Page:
What Type of Food Do Kids Eat?

French preschool lunch menu.

Above is a sample menu from the school, my daughter, attended her first year in French preschool. Notice the different columns for the five food groups.


Kids’ taste buds are cultivated from a young age in France. No dumbed-down kiddie food served. Catherine gets a hefty dose of French food that would have many adults drooling with envy.

She also has eaten some things at school that might send some people running for the hills like the time she had duck pate and another time she had baby octopus salad.

What’s on the menu?

Things like mussels, octopus, beets, grated carrots, fish, blue cheese, chicken paté and more. All things a North American would not expect their kids to eat. Maybe not even in the UK either.

An actual school menu for public schools in Dijon France from October 2019

Every preschool meal has five items for lunch: 

1- One a starter: such as grated carrots in a vinaigrette

2- One main plate: Such as lamb or Rake (fish) curry

3- One Side: such as green beans or polenta

4- One cheese or dairy product: Usually cheese but sometimes yoghurt

5- Desert: such as fresh fruit or fruits with sweet syrup.

Plus a Pastry: One bread option

Surprise “NO MILK”

You might be surprised to learn that milk is not served a la Cantine. Instead, children are given water to drink. Not juice, not coke, not milk but water.


French school menu cheeses

The emphasis is put on the cheese column of the menu rather than serving milk. There are over 350 cheese types, and it seems like the schools want all the kids to try as many as possible.

I’ve counted over 25 different cheeses that rotate on the kid’s menus. A few, I’ve tried a few that put hair on my chest.

Typical Preschool Classwork

3 ring binder that comes home every couple of months full of Catherine's work

Every few months, a three ringed binder comes home with Catherine filled with all of her work.

I like this method because, rather than sending the kids home every day with random papers, I get to flip through her work in an organized fashion and see the progression of her work.

I do notice an emphasis on handwriting practice. Something that is sorely missing from many schools in the U.S. This could be why so many

French people have beautiful handwriting.

Lot’s of Snails: Escargot

Lately, I’ve noticed a theme. Certain things are very prominent in the French culture and, subsequently in Catherine’s school work like owls, hedgehogs, crepes and as of late, lots of snails. –>> ESCARGOT. 

Here area few photos of the three ring binder with the snail work she has been doing.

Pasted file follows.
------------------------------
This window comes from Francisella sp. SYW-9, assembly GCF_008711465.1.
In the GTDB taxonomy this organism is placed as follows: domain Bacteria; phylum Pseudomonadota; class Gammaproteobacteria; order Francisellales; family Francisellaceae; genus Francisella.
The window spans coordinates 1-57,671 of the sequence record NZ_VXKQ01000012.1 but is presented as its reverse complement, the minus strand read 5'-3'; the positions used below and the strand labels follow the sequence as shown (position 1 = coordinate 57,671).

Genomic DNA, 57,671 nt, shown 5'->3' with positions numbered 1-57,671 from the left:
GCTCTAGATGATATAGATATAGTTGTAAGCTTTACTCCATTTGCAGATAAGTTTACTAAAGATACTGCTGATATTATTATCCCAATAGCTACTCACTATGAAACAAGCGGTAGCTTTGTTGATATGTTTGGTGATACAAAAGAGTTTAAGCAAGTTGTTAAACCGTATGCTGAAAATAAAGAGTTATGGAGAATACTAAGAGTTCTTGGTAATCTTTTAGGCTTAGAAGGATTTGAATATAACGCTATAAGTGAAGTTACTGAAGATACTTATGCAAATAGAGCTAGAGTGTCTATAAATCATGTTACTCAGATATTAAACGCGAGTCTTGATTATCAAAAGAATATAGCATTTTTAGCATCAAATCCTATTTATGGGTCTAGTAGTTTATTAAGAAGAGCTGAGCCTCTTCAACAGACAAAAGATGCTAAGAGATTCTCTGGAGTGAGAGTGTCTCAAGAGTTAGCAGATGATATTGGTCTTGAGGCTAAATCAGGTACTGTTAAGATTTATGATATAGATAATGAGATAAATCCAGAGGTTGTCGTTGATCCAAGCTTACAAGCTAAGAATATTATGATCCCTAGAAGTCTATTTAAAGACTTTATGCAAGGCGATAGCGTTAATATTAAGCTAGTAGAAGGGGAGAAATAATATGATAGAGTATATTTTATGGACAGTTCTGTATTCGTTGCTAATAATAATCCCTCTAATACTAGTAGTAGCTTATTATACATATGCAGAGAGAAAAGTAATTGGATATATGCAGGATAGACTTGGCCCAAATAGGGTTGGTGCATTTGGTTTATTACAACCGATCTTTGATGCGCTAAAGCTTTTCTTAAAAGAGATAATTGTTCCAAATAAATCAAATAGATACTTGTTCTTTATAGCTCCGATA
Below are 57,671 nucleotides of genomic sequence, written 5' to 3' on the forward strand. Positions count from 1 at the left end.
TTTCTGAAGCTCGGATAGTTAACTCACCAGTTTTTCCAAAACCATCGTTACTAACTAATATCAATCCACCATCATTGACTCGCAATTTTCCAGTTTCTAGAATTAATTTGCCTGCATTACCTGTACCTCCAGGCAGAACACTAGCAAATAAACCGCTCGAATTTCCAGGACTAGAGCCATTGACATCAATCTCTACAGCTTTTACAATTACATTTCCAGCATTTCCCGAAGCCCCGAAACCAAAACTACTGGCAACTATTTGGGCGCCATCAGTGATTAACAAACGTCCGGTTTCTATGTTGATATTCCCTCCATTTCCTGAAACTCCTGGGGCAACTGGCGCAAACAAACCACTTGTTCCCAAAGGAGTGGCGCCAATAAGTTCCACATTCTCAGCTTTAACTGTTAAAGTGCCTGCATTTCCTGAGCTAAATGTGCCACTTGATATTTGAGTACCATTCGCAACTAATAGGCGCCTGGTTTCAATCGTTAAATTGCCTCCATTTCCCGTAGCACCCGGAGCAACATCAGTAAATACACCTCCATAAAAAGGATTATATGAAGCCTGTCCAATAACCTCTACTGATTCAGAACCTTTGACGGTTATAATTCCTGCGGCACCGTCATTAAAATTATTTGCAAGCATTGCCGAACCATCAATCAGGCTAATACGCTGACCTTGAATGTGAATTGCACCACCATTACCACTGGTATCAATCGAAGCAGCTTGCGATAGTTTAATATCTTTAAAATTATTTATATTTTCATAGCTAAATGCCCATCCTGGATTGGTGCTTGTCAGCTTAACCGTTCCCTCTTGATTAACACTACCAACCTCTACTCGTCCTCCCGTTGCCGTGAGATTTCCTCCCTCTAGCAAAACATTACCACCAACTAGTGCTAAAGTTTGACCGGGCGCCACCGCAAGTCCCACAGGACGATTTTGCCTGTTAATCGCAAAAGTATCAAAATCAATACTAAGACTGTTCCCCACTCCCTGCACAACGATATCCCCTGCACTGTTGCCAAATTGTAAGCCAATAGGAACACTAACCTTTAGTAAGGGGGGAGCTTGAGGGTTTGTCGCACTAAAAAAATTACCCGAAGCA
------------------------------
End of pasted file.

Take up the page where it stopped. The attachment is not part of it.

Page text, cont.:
SPELLING: They learn to spell “escargot.”

Learning to spell escargot

Body parts: They learn the body parts of a snail

Identifying the body parts of a snail

Word Recognition: They learn to point out the word escargot in a sea of words

word recognition: finding the word escargot

Counting: They learn to count snails

counting snails in french preschool. fun fun fun

There were more, but I think you get the point.

Snails At Home

There must be some kind of subliminal effect because Catherine keeps looking for snails in gardens and in parks in her free time.  Here’s a picture of her holding one in her hands.

weather permitting, she plays with escargot in her free time.

Catherine likes to draw snails in her free time too. Here is another random snail drawing. Very elaborate, if you ask me.

Even in her free time, she draws escargot, snails

General Questions

What if my child does not speak French?

*Catherine already spoke French when she arrived in France. My family is French Canadian, so we spoke French at home.

I know four other families who sent their kids to French preschool without speaking one word of French. At the end of the school year, all of their kids were speaking and communicating in French.

You could always enroll your child in a private international school or American school if it’s available in the area of France where you live; however from my experience, the kids don’t end up with strong French skills because they tend to stick with other English speakers. By mainstreaming your kids in French only schools, your kids are immersed and pick up the language faster.

What if I want to home-school my child?

I understand that some parents prefer to home school their kids. I considered it myself.

However, If one of your goals is for your child to become bilingual and to pick up the little nuances of local culture and you have limited time in France, than preschool is an easy, fast and fun way to expose them.